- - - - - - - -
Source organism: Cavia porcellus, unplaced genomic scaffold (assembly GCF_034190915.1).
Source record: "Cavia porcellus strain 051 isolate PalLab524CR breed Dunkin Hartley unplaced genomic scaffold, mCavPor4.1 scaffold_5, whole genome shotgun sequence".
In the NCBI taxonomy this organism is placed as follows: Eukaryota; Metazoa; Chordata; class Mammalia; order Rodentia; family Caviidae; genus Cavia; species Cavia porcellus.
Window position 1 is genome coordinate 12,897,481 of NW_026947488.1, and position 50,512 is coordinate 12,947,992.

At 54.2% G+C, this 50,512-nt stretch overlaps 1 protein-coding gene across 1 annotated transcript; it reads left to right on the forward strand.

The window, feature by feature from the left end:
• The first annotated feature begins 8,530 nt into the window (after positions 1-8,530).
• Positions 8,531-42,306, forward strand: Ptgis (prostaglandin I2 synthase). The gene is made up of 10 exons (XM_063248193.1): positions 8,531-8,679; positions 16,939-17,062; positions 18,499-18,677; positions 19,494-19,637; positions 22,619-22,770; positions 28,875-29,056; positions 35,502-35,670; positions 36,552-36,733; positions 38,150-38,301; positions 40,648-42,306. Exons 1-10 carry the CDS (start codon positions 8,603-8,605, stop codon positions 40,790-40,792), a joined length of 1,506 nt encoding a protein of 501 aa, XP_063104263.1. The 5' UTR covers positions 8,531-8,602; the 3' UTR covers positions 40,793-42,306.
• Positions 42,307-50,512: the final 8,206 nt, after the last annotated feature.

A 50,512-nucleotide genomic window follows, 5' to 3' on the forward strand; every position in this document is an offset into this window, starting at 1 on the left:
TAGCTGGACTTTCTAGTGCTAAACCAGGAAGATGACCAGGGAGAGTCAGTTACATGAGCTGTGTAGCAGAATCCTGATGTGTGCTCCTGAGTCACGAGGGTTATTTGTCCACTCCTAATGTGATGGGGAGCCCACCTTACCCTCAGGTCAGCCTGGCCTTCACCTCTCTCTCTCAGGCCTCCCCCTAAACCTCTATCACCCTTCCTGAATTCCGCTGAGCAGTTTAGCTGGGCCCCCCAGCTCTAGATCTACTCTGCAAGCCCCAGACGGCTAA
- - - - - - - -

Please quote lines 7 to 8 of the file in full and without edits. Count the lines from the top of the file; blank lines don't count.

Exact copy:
• The first annotated feature begins 8,530 nt into the window (after positions 1-8,530).
• Positions 8,531-42,306, forward strand: Ptgis (prostaglandin I2 synthase). The gene is made up of 10 exons (XM_063248193.1): positions 8,531-8,679; positions 16,939-17,062; positions 18,499-18,677; positions 19,494-19,637; positions 22,619-22,770; positions 28,875-29,056; positions 35,502-35,670; positions 36,552-36,733; positions 38,150-38,301; positions 40,648-42,306. Exons 1-10 carry the CDS (start codon positions 8,603-8,605, stop codon positions 40,790-40,792), a joined length of 1,506 nt encoding a protein of 501 aa, XP_063104263.1. The 5' UTR covers positions 8,531-8,602; the 3' UTR covers positions 40,793-42,306.